That’s comics—a form built from visual language, with juxtaposition as its foundational strategy. And I want to linger on this idea of juxtaposition just a little bit longer, because in an important sense, it’s also the foundation of poetry. One stress or foot to another, one word to another, one line to another—some paratactic order underlies all poetry, where we hold a thing in the mind, turn to another, hold it alongside the first. Something bounces between them. They complement each other, or contradict each other, or reinforce each other or change each other. They resonate. And since we’re talking about a hybrid form, it’s worth saying that this is how successful hybridization works, too, in terms of its constituent parts. Really it’s the foundation of human thought. We know by comparing, I and thou.
So, comics poetry. It asks, what else can comics do?
What untapped expressive power hides among those myriad elements of the comics page/spread/book/scroll? Joe Brainard writes out Barbara Guest’s words, “Zing sings a star…” and puts them in a thought balloon, the tail pointing to the moon. How does “sing” change placed inside a thought balloon (or a cloud)?
Warren Craghead writes the word “listen” hovering in cursive above a drawing of a WWI cannon, its operators drawn in ghostly pencil outlining white silhouettes. What does this sound like? Can we place ourselves on the timeline of the gun being loaded, fired, reloaded? Why?
John Hankiewicz draws a conversation in a car. He repeats the same basic structure over and over, flattening and splaying the interior to give us roughly the point of view of either character for any given panel. The word balloons stretch to the unseen character out of frame. What are the effects of these choices and their repetition?
Marion Fayolle depicts a male figure approaching the frame of a mirror. He and his reflection approach each other, bend toward each other, touch. A female figure joins the dance, bends to lift a stone, shatters the mirror and the first figure in one throw. Other female figures join her; they pick up the pieces and reassemble them as collages, reframed in a setting suggesting a gallery. How do we experience time and motion here? What do these visual choices suggest about conceptions of self, erotic desire, gender constructions, possibilities of expression?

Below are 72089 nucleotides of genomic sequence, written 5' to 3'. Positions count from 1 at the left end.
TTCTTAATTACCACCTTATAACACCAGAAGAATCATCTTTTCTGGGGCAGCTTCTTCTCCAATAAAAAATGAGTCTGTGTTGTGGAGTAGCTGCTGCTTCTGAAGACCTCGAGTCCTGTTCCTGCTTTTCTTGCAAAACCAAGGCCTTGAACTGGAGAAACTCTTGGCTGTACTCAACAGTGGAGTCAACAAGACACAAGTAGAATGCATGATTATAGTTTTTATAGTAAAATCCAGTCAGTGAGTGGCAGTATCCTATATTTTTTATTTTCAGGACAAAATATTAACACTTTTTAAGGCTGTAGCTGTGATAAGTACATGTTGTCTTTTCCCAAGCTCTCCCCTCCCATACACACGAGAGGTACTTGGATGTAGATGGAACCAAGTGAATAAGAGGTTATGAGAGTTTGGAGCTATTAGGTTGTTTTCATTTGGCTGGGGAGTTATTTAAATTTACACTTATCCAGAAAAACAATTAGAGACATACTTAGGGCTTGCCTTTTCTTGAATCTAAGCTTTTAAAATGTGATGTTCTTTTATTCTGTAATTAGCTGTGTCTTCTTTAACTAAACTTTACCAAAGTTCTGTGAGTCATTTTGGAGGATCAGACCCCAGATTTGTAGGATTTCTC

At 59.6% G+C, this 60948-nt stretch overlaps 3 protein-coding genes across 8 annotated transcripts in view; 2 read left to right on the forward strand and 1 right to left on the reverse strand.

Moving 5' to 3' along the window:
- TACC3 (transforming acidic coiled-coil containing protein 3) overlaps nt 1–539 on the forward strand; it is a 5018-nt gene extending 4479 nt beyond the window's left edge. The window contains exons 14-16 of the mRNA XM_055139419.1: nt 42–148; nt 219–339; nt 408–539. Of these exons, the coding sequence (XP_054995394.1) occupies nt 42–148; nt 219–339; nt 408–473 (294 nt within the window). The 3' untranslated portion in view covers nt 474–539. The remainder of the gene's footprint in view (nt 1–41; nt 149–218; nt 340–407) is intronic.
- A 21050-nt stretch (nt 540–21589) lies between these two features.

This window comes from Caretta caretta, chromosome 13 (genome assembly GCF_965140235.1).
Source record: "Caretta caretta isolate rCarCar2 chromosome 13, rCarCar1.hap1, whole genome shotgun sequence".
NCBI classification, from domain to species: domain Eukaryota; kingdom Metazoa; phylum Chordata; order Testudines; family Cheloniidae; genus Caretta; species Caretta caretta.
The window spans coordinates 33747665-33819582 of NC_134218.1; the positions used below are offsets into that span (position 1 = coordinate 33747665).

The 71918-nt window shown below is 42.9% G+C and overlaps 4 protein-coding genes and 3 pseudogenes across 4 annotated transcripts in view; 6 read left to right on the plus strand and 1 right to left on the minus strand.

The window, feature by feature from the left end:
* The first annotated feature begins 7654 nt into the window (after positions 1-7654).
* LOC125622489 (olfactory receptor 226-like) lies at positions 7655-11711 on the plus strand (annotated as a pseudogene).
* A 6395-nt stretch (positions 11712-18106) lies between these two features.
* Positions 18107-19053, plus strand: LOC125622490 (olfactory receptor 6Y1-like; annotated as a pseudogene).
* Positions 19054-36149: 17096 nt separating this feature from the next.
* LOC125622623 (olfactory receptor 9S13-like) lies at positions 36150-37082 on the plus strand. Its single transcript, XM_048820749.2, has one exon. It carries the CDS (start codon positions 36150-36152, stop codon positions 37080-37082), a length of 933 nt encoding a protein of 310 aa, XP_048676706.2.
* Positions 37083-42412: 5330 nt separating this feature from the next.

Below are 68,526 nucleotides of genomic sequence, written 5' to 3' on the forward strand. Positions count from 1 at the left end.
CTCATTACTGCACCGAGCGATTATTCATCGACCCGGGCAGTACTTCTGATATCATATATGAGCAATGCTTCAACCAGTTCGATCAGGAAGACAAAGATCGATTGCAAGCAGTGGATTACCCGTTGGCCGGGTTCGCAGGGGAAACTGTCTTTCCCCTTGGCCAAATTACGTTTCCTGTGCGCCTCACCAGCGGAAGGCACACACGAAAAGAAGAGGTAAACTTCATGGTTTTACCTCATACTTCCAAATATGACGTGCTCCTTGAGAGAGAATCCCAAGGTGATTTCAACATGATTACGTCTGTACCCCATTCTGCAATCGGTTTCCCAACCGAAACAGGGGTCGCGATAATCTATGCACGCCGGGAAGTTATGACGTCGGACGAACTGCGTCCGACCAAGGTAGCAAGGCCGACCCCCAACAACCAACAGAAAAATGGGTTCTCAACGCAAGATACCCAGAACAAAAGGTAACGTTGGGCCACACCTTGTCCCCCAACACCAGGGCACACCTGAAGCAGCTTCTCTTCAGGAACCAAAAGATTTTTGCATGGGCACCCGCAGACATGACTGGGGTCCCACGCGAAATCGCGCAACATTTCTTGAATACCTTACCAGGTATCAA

What are the expressive differences between black-and-white and full color, or among various limited palettes? Among various strategies of mark-making, or the use of various media? Why might we still describe an evocative image verbally when we could draw it, or vice versa? What difference does it make how something is lettering? Or how text is distributed across the field of the page? What changes when text appears in a caption or a balloon, or simply floats free on the page? And speaking of word balloons, what if the tail points to the speaker in one panel, and a potted plant in the next? What can we get from the strategic deployment of a visual motif throughout a work?
I’m not trying to answer these questions here, but to help generate the work that will. In outlining such broad definitions of “comics” and “poetry,” I hope to maintain as much expressive openness for the form as possible. This work does not call for a particular kind of content. Comics poetry is not synonymous with “beautiful, meaningful comics” or “self-important comics” or “very thinky comics.” It is work that draws upon the expressive potential of visual language.
But ok, fine, you got me. At least one prescription: